Area Forecast Discussion
Issued by NWS Reno, NV

Home | Current Version | Previous Version | Text Only | Print | Product List | Glossary On
Versions: 1 2 3 4 5 6 7 8 9 10 11 12 13 14 15 16 17 18 19
FXUS65 KREV 182223

Area Forecast Discussion
National Weather Service Reno NV
323 PM PDT Sun Mar 18 2018


Dry weather is expected through early Tuesday with light valley
rain and higher elevation snow Tuesday afternoon and evening. A
much stronger system for Wednesday night through Thursday night
will bring periods of valley rain and heavy Sierra snow along with
gusty winds. Conditions will turn colder late week for northeast
California and western Nevada, with lower valley snow possible.



Through Monday night, precipitation-free conditions are expected
as a ridge of high pressure moves over northeast California and
western Nevada. Lower valley areas that saw fog and low clouds/stratus
this morning (including Reno-Sparks) are most likely off the hook
for Monday morning as a thick high cloud deck is expected to hold
off radiational cooling sufficiently to preclude fog formation.
Patchy fog is still possible between 5-9 AM in the Martis Valley
near Truckee as simulations begin to move the cloud decks out
Monday morning.

Tuesday afternoon and evening, simulations continue to show a
period of warm air advection (WAA) focused over northeast
California and western Nevada, roughly north of Highway 50. The
Sierra will also have some orographic enhancement which may allow
light precipitation amounts to spread down the Sierra to Mono
County, generally along/west of Highway 395, despite less WAA
there. Impact-wise, a relatively light snowfall is expected for
Sierra and northeast California passes, with the Tahoe Basin
likely to see a mix or changeover to rain Tuesday night as the WAA
ends and mixing down of warmer air aloft ensues.

For the lower elevations of northeast California and far northwest
Nevada, some simulations show a heavier band of precipitation
(perhaps up to 0.20" - 0.35" of liquid) developing there with the
best WAA Tuesday night. This shouldn`t be an issue on valley
floors; however, some models hint at an isothermal layer (common
with warm air advection) which could keep snow levels depressed to
as low as 5000 feet...and bring the potential for a few inches of
slushy accumulations above the valley floors. Motorists traveling
in northeast California and far northwest Nevada Tuesday night
should be prepared for slick road conditions above 5000 feet. Late
Tuesday night, the WAA will break for an end to most showers in
the lower valleys of northeast CA and western NV, and Mono County
east of Highway 395. -Snyder

.LONG TERM...Wednesday through Friday...

Welp, here we go again. Looks like winter is going to stick around
for another week. Another moderate to potentially strong (depending
on your definition) storm is forecast to impact the region during
the second half of the week. Confidence continues to increase that
we will add another significant amount of snow to the Sierra
snowpack, at least at upper elevations, with the highest amounts in
Alpine and Mono Counties.

A moderate to strong atmospheric river (AR) is forecast to move into
southern California on Tuesday and persist through around Thursday.
This will provide a robust tap of subtropical moisture for the the
southern Sierra. Cold air is forecast to drop into the region from
the Gulf of Alaska, phasing in some fashion with the warm moist air
from the south. The HOW and WHEN of this phasing is where most of
the forecast uncertainty lies.

Recent model simulations continue to slow the onset of the arrival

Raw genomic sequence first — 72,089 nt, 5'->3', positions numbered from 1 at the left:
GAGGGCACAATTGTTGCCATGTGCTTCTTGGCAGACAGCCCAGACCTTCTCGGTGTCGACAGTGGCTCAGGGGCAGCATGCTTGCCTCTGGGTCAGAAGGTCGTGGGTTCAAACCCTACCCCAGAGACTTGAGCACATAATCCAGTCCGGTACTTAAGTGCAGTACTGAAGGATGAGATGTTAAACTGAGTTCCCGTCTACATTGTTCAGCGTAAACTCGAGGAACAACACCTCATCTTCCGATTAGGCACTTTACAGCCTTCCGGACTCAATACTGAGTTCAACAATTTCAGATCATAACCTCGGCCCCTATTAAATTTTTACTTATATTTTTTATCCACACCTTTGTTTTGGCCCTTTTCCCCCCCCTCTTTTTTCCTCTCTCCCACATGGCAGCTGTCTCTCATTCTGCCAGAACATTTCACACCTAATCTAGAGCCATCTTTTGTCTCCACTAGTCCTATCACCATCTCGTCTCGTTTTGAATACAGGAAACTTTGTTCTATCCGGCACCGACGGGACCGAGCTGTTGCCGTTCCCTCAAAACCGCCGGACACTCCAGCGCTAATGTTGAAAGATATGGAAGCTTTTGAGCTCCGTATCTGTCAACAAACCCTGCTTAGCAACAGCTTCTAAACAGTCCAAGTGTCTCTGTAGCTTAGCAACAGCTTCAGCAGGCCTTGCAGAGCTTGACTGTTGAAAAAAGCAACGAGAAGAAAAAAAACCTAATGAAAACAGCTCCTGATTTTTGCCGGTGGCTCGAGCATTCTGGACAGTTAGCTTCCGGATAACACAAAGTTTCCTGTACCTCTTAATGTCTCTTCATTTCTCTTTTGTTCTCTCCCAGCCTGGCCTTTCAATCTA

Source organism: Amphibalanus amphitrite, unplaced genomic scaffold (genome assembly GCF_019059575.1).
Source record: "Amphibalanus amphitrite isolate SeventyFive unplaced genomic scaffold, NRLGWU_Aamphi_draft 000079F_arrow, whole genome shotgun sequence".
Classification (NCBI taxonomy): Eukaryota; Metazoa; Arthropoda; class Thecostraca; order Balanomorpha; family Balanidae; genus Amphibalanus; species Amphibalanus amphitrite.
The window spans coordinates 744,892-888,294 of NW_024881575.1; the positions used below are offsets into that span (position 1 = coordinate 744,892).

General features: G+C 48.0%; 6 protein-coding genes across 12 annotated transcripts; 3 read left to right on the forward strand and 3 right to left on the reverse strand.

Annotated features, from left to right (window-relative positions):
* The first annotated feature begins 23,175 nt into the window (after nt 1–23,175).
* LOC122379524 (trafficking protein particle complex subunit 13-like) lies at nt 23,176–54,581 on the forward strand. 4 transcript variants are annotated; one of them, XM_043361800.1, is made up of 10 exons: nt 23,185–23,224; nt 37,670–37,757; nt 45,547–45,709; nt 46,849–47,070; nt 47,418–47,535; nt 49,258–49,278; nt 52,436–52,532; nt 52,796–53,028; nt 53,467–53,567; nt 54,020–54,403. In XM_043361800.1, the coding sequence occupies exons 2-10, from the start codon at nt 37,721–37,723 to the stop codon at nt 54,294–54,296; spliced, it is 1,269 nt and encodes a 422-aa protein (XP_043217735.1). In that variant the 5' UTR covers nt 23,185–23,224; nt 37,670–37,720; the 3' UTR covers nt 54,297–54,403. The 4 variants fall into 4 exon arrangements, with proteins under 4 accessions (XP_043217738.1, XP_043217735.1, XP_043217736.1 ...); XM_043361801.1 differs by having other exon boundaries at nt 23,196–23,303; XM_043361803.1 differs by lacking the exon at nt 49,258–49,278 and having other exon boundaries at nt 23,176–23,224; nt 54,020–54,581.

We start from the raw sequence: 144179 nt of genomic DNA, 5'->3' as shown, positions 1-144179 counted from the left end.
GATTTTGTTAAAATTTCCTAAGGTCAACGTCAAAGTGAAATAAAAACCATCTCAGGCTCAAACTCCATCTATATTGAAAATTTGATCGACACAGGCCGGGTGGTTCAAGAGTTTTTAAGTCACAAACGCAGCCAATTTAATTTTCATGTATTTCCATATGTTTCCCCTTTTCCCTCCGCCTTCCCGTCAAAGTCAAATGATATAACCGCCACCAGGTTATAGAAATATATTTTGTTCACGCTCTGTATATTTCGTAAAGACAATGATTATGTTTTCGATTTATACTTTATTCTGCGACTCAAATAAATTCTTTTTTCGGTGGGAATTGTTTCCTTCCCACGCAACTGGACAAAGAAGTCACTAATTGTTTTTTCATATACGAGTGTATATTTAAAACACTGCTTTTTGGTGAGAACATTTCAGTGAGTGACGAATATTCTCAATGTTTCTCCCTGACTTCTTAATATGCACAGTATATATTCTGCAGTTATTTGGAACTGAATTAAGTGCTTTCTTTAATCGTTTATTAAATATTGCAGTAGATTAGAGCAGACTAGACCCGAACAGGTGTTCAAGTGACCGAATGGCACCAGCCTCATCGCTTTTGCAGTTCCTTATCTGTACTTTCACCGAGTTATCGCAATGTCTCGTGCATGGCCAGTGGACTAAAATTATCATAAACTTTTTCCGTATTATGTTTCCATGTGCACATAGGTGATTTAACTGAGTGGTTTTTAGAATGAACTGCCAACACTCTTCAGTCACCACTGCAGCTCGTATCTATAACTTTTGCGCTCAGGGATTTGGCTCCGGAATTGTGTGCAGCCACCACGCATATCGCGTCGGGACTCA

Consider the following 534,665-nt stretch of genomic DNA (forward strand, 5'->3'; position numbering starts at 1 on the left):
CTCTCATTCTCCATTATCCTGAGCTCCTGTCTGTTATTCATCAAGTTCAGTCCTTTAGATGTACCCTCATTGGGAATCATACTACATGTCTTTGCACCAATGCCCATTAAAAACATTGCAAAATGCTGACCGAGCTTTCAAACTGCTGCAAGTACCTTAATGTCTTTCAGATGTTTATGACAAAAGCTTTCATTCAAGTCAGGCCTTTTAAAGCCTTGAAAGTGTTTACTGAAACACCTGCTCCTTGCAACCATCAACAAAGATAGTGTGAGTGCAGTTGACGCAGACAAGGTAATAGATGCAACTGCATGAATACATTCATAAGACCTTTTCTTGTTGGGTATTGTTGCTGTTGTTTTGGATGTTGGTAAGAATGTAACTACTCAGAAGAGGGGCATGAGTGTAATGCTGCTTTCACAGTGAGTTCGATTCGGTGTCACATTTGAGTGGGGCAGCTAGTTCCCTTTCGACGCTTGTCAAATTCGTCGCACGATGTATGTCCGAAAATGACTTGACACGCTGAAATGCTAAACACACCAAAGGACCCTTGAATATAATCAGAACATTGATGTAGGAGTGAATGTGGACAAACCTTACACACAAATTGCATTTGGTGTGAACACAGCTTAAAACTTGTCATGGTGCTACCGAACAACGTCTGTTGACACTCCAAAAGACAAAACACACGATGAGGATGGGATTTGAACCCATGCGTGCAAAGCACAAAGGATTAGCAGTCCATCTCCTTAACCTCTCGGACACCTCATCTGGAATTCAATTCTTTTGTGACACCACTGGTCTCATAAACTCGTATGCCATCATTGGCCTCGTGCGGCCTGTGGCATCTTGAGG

of cold air and thus the biggest change today was to continue to
slow the drop in snow levels on Thursday and raise snow levels
during the onset of the storm. Current forecast is for snow levels
to hover in the 7000-8000 foot range Wednesday into Thursday morning
in the central Sierra (~500 feet lower in NE California, ~500 feet
higher in Mono County). Snow levels are expected to come crashing
down at some point on Thursday, but this is where small differences
in model simulations make huge differences on the ground. The
biggest boom/bust potential is for snow in the mid elevations (6000-
7000 feet in the central Sierra). This makes forecasts for areas
like the Tahoe Basin and Mammoth Lakes very uncertain for snow

Total QPF amounts Wednesday through Thursday along the Sierra crest
look to be in the 2-3" range with the highest confidence and biggest
upward potential in Mono County.

In the lee of the Sierra the biggest impacts will likely be from
wind and rain showers Wednesday into Thursday. But as of now there
aren`t indications of strong damaging winds. By Friday it looks cold
enough that snow levels would be down to all valley floors, but how
much precipitation is left by then remains uncertain.

For the weekend, models are coming into a little better agreement
that we could see a second and maybe third wave of snow as a
disturbances drops into the back side of the trough Friday into the
weekend. Any precipitation we do receive after Friday would likely
be snow at all elevations with the best chance to see snow `down
here` in western Nevada. -Zach



Light winds with VFR conditions (mainly high clouds) are expected
through Monday night under a "dirty" ridge of high pressure. Fog
and stratus are not expected tonight for the KRNO/KRTS area with
copious high clouds expected to mitigate fog formation.

A minor system may bring terrain obscuration with light rain and
above-lower valley light snow Tuesday afternoon and evening. A
stronger system is expected to bring widespread turbulence,
mountain snows, valley rain, and breezy surface conditions
Wednesday and Thursday. -Snyder


.REV Watches/Warnings/Advisories...


For more information from the National Weather Service visit... is the U.S. government's official web portal to all federal, state and local government web resources and services.